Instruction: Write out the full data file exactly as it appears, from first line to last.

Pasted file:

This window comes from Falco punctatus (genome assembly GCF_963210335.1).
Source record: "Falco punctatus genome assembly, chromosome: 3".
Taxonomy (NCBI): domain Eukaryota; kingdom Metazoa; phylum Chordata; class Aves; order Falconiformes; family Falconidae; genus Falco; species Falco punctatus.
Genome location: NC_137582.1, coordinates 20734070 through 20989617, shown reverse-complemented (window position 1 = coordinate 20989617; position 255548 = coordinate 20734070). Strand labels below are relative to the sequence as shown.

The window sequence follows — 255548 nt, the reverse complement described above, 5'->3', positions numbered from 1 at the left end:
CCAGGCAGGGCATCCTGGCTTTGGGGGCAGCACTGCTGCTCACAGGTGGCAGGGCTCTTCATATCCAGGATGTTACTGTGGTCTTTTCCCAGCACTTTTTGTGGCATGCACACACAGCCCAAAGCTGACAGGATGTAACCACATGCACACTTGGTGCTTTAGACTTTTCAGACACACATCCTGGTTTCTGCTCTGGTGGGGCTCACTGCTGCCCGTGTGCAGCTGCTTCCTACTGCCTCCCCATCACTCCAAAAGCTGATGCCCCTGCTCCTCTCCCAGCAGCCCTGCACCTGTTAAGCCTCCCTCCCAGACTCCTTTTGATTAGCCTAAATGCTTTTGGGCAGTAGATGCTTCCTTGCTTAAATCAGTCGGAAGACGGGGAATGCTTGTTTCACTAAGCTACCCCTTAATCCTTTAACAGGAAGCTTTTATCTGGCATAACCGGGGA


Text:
This window comes from Falco punctatus (genome assembly GCF_963210335.1).
Source record: "Falco punctatus genome assembly, chromosome: 3".
Taxonomy (NCBI): domain Eukaryota; kingdom Metazoa; phylum Chordata; class Aves; order Falconiformes; family Falconidae; genus Falco; species Falco punctatus.
Genome location: NC_137582.1, coordinates 20734070 through 20989617, shown reverse-complemented (window position 1 = coordinate 20989617; position 255548 = coordinate 20734070). Strand labels below are relative to the sequence as shown.

The window sequence follows — 255548 nt, the reverse complement described above, 5'->3', positions numbered from 1 at the left end:
CCAGGCAGGGCATCCTGGCTTTGGGGGCAGCACTGCTGCTCACAGGTGGCAGGGCTCTTCATATCCAGGATGTTACTGTGGTCTTTTCCCAGCACTTTTTGTGGCATGCACACACAGCCCAAAGCTGACAGGATGTAACCACATGCACACTTGGTGCTTTAGACTTTTCAGACACACATCCTGGTTTCTGCTCTGGTGGGGCTCACTGCTGCCCGTGTGCAGCTGCTTCCTACTGCCTCCCCATCACTCCAAAAGCTGATGCCCCTGCTCCTCTCCCAGCAGCCCTGCACCTGTTAAGCCTCCCTCCCAGACTCCTTTTGATTAGCCTAAATGCTTTTGGGCAGTAGATGCTTCCTTGCTTAAATCAGTCGGAAGACGGGGAATGCTTGTTTCACTAAGCTACCCCTTAATCCTTTAACAGGAAGCTTTTATCTGGCATAACCGGGGA